Originally Posted by

**anlys** Hello Tonio,

Thank you for your response. In your example, for the group G of order $\displaystyle 2^33^25^2$, isn't there are twelve possible ways we could express the direct product?

Yes

For instance, can G be written as $\displaystyle G=C_8\times C_9\times C_ (25)$ as well? So, in this case, isn't its maximal cyclic subgroup is $\displaystyle C_ (1800) $?

No, this is not what you asked. There is not "its maximal cyclic..." since we're not fixing a group (otherwise the problem is trivial as we know EXACTLY what group we're talking about and we can check each case separately).

You asked for a general abelian group of order $\displaystyle p^3q^2r^2$ what's the size of the maximal cyclic subgroup in GENERAL. Of course, if we happen to meet the cyclic group of order $\displaystyle p^3q^2r^2$ then we're done, but that is NOT the general case.

How do we know which of these twelve choices will give us the maximal cyclic subgroup?

If this was the question the answer is trivial: the cyclic group of order $\displaystyle p^3q^2r^2$ is obviously the abelian group of that order with a cyclic sbgp. (it itself) of largest order

Also, you mentioned that for my problem, it has a sbgp of order prq which must be cyclic and of size 3, and it's divided by all the three primes dividing the order of G. But how do we know that subgroup of order prq is the largest subgroup?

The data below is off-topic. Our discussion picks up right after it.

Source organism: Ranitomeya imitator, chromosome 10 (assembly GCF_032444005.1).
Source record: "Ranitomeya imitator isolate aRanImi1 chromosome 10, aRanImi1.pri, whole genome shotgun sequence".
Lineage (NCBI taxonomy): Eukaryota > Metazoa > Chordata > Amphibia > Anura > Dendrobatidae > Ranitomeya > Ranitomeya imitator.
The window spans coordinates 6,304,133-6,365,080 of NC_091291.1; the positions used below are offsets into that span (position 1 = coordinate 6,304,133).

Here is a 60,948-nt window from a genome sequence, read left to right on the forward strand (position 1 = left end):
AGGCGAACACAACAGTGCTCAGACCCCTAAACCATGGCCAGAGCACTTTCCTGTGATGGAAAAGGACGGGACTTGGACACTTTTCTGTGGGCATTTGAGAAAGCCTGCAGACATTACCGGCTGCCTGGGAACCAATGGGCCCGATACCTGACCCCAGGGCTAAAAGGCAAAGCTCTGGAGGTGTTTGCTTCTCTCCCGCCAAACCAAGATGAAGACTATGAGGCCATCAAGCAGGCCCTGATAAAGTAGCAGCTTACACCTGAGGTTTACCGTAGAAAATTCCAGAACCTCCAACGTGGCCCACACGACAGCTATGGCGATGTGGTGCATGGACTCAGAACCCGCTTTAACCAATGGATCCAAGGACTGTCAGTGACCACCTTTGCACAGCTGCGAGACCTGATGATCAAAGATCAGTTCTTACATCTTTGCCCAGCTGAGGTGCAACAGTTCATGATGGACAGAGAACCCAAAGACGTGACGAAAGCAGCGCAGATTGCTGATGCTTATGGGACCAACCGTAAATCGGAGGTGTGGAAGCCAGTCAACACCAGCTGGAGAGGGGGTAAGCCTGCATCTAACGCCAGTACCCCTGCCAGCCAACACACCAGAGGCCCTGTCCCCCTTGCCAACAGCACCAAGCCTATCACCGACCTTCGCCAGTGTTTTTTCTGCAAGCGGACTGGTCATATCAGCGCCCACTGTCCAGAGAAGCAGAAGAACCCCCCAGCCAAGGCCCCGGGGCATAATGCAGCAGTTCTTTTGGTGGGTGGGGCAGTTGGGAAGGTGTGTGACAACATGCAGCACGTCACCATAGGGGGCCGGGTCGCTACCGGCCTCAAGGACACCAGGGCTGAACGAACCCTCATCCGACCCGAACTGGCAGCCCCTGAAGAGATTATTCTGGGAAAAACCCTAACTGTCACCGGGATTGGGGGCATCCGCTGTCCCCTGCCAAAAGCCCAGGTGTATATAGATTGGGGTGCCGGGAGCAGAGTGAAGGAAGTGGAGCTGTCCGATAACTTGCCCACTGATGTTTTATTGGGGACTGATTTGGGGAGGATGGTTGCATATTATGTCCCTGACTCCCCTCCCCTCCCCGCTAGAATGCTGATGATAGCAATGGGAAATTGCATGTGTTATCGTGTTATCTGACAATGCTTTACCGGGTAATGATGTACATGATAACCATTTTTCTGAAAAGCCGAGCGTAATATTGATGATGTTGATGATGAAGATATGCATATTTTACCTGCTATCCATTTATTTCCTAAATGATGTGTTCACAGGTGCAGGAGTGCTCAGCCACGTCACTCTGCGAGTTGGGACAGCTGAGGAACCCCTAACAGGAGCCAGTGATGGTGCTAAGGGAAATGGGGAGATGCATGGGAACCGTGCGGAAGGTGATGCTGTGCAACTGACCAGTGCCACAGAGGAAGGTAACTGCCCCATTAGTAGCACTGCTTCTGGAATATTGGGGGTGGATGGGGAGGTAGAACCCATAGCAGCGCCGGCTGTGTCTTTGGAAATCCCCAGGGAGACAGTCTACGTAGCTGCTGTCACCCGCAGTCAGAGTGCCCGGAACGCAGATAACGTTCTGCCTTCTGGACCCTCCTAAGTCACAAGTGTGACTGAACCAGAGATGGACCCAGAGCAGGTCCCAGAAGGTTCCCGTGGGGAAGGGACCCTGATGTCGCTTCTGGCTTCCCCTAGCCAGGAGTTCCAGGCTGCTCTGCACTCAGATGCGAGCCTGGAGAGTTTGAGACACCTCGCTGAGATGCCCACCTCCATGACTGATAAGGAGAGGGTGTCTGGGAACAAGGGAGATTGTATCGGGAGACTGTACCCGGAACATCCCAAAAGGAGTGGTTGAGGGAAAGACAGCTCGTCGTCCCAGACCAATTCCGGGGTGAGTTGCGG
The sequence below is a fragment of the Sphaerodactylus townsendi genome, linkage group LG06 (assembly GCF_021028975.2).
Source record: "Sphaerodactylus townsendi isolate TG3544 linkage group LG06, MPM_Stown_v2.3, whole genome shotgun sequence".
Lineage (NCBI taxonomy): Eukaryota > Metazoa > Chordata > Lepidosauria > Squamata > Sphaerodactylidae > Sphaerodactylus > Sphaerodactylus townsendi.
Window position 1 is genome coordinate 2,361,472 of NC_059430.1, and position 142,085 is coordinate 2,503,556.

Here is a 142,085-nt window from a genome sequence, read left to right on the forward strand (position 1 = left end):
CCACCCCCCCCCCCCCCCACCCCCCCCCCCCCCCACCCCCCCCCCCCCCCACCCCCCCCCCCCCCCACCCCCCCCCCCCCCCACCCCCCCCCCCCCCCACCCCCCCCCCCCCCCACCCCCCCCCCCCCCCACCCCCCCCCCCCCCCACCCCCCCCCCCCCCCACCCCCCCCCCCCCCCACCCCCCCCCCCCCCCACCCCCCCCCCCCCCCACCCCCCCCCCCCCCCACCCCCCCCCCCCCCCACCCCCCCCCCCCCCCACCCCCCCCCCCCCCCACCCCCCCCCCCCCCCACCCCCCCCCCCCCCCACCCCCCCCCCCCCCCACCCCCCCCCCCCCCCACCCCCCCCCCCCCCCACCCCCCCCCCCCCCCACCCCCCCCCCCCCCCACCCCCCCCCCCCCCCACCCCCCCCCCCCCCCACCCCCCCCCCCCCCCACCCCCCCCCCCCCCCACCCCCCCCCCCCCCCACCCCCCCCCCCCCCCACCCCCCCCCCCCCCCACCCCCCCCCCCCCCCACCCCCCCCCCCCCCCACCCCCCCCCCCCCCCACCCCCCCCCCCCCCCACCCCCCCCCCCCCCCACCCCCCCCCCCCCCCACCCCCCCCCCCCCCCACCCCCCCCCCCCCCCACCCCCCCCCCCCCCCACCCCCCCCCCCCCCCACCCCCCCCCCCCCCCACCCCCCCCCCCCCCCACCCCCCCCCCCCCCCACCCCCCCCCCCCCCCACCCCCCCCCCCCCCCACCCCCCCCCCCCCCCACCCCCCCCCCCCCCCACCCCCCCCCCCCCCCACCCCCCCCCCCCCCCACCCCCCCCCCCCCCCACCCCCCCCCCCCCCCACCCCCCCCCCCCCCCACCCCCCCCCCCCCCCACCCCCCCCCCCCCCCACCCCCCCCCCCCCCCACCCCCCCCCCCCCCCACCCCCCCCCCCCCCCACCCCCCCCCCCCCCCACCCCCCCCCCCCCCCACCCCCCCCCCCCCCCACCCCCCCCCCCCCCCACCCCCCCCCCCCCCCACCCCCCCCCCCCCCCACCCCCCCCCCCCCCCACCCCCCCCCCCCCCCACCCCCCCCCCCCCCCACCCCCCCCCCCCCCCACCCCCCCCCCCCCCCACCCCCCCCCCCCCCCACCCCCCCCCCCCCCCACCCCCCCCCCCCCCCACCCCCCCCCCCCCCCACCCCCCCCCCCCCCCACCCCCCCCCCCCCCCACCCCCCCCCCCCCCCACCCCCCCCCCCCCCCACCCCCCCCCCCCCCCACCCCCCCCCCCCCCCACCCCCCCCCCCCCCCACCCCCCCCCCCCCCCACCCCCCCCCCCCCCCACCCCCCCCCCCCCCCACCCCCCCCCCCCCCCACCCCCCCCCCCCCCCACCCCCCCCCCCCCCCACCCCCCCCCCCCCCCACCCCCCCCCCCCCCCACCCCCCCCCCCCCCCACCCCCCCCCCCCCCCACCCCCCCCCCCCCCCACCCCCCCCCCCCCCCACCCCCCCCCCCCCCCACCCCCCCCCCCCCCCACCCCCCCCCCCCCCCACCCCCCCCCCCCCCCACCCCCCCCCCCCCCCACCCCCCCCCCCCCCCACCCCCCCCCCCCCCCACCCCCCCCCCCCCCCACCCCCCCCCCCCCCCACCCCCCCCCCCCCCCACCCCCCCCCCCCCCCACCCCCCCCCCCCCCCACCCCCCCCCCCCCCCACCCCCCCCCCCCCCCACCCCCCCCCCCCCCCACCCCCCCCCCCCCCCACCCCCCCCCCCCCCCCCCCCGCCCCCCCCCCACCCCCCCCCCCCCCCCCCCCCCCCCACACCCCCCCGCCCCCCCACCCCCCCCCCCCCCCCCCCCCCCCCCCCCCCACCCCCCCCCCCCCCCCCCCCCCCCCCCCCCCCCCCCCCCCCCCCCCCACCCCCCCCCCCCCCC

In my example, one of the 12 abelian groups of order $\displaystyle p^3q^2r^2$, the one I gave is clearly the maximal cyclic sbgp. of the group, since ANY other sbgp. of that group will have a direct factor of order 2,3 or 5, making already NOT cyclic.

How about subgroup with order $\displaystyle p^2rq$? Isn't it greater than prq?

Again, in MY example, the sbgp. of that order is $\displaystyle C_p\times C_p\times C_r\times C_q$, which is NOT cyclic

Finally, how do we know all the three primes divided 3?

Isn't it clear that a group of order pqr is divisible by p, q and r??

If this question was taken from a book I think it'd be a good idea to check it again and, perhaps, write down the question EXACTLY as it shows there

Tonio

Since 3 is a prime number, its divisors must be 1 and itslef only, right? Appreciate your clarification on this. Thank you, Tonio.